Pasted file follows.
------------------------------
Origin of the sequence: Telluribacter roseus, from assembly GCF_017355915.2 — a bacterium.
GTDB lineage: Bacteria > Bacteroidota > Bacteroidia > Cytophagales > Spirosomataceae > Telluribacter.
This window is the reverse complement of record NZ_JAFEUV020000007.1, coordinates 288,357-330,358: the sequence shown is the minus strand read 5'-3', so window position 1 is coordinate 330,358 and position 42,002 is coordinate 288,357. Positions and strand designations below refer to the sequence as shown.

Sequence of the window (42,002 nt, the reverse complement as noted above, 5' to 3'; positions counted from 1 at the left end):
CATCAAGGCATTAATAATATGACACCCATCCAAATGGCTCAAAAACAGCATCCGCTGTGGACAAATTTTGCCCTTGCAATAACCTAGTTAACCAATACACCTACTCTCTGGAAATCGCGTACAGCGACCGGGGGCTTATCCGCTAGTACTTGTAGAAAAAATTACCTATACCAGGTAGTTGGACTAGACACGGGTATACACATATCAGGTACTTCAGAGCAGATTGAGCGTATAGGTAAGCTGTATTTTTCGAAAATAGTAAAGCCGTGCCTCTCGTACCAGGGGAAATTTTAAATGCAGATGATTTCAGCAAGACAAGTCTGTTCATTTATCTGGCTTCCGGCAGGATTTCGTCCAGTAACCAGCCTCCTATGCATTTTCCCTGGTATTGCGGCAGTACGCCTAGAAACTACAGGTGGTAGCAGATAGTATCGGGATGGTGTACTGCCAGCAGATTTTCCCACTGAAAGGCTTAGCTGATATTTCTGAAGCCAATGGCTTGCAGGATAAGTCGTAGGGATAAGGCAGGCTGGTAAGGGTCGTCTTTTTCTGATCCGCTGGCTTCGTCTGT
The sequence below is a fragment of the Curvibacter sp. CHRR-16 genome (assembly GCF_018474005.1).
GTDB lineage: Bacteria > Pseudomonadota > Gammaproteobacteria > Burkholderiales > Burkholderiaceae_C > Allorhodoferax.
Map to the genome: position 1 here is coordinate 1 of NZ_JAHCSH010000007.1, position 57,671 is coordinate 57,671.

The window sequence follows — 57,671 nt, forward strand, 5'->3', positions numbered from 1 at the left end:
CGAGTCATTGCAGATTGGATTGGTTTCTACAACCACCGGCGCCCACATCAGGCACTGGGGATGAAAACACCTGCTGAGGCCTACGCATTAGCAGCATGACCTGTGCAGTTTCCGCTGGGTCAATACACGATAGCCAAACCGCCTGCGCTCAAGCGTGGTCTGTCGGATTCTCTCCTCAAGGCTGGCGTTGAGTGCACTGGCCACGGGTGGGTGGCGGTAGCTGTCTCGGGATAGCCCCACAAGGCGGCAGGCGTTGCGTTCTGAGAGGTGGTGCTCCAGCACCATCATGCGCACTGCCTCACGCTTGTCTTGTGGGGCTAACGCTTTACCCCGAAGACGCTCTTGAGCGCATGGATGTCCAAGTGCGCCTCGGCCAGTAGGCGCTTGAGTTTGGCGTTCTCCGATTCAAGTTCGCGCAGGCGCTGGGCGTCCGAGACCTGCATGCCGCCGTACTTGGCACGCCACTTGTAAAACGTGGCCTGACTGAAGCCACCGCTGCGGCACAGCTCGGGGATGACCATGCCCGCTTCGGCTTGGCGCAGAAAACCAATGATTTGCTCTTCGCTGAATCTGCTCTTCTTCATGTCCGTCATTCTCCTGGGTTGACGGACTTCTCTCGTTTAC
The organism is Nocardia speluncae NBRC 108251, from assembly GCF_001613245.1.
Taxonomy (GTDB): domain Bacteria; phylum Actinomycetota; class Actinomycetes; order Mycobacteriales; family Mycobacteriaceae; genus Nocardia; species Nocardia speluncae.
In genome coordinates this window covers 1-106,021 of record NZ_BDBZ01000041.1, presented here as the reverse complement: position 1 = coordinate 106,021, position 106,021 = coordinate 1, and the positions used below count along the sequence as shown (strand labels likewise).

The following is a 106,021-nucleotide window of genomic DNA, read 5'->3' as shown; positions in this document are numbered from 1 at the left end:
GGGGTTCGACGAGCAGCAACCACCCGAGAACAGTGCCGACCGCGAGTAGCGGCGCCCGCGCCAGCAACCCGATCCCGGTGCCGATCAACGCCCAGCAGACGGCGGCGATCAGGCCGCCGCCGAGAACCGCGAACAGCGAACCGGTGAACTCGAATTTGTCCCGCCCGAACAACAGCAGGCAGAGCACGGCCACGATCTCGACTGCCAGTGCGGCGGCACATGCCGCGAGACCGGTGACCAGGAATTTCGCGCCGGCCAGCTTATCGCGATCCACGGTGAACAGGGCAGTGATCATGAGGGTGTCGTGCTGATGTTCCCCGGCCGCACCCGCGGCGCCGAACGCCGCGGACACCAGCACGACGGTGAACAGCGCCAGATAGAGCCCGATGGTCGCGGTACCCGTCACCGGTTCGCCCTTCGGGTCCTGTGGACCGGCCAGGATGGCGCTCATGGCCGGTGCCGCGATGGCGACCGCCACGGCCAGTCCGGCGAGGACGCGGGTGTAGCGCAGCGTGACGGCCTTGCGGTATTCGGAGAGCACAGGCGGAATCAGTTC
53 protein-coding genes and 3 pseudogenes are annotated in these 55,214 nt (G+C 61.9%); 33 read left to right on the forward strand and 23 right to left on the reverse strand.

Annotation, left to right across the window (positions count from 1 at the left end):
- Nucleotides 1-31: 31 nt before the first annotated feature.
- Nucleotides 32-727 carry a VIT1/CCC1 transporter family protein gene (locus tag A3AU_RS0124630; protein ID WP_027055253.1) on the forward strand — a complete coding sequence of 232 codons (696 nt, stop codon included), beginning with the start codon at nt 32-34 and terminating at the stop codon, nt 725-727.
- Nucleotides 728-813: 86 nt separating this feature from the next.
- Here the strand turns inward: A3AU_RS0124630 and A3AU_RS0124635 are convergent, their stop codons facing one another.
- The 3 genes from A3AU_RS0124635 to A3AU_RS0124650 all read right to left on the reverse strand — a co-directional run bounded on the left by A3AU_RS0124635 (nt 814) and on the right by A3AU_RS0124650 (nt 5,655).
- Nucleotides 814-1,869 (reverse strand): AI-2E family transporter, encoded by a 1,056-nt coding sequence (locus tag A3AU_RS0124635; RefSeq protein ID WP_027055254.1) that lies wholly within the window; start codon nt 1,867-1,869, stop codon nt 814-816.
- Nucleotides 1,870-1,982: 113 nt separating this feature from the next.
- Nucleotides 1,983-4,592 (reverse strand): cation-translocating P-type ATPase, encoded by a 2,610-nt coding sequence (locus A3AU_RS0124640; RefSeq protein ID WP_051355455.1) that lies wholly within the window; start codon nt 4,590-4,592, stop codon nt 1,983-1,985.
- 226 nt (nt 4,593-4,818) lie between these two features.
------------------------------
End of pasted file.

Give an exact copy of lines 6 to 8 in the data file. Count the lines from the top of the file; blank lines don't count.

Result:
The sequence below is a fragment of the Curvibacter sp. CHRR-16 genome (assembly GCF_018474005.1).
GTDB lineage: Bacteria > Pseudomonadota > Gammaproteobacteria > Burkholderiales > Burkholderiaceae_C > Allorhodoferax.
Map to the genome: position 1 here is coordinate 1 of NZ_JAHCSH010000007.1, position 57,671 is coordinate 57,671.